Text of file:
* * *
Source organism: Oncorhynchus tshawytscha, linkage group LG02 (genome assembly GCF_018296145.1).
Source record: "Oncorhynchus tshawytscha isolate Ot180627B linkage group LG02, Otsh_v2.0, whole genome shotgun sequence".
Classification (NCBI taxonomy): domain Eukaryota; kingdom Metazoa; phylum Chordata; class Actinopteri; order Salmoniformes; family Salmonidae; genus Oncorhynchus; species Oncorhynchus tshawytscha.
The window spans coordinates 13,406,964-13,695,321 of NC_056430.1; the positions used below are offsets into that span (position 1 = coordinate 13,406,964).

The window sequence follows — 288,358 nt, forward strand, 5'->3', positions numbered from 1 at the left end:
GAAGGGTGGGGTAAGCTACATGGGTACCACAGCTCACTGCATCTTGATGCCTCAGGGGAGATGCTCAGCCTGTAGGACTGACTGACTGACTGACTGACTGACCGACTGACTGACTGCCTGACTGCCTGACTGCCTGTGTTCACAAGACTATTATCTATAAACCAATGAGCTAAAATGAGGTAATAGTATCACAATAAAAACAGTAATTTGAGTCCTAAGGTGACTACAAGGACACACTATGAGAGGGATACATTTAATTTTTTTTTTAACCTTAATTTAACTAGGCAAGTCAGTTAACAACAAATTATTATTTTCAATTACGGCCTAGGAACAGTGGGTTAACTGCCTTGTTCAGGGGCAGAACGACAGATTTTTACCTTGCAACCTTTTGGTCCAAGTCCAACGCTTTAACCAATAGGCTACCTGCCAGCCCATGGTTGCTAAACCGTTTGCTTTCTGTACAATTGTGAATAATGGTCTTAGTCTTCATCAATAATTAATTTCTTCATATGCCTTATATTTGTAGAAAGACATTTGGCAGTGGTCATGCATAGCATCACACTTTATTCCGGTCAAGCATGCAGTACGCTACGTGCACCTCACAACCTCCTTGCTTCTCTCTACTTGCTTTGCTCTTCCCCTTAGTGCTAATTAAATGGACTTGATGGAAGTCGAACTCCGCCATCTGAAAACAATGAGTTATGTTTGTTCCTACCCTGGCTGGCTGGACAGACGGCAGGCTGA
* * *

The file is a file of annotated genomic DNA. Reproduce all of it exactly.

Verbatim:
Source organism: Oncorhynchus tshawytscha, linkage group LG02 (genome assembly GCF_018296145.1).
Source record: "Oncorhynchus tshawytscha isolate Ot180627B linkage group LG02, Otsh_v2.0, whole genome shotgun sequence".
Classification (NCBI taxonomy): domain Eukaryota; kingdom Metazoa; phylum Chordata; class Actinopteri; order Salmoniformes; family Salmonidae; genus Oncorhynchus; species Oncorhynchus tshawytscha.
The window spans coordinates 13,406,964-13,695,321 of NC_056430.1; the positions used below are offsets into that span (position 1 = coordinate 13,406,964).

The window sequence follows — 288,358 nt, forward strand, 5'->3', positions numbered from 1 at the left end:
GAAGGGTGGGGTAAGCTACATGGGTACCACAGCTCACTGCATCTTGATGCCTCAGGGGAGATGCTCAGCCTGTAGGACTGACTGACTGACTGACTGACTGACCGACTGACTGACTGCCTGACTGCCTGACTGCCTGTGTTCACAAGACTATTATCTATAAACCAATGAGCTAAAATGAGGTAATAGTATCACAATAAAAACAGTAATTTGAGTCCTAAGGTGACTACAAGGACACACTATGAGAGGGATACATTTAATTTTTTTTTTAACCTTAATTTAACTAGGCAAGTCAGTTAACAACAAATTATTATTTTCAATTACGGCCTAGGAACAGTGGGTTAACTGCCTTGTTCAGGGGCAGAACGACAGATTTTTACCTTGCAACCTTTTGGTCCAAGTCCAACGCTTTAACCAATAGGCTACCTGCCAGCCCATGGTTGCTAAACCGTTTGCTTTCTGTACAATTGTGAATAATGGTCTTAGTCTTCATCAATAATTAATTTCTTCATATGCCTTATATTTGTAGAAAGACATTTGGCAGTGGTCATGCATAGCATCACACTTTATTCCGGTCAAGCATGCAGTACGCTACGTGCACCTCACAACCTCCTTGCTTCTCTCTACTTGCTTTGCTCTTCCCCTTAGTGCTAATTAAATGGACTTGATGGAAGTCGAACTCCGCCATCTGAAAACAATGAGTTATGTTTGTTCCTACCCTGGCTGGCTGGACAGACGGCAGGCTGA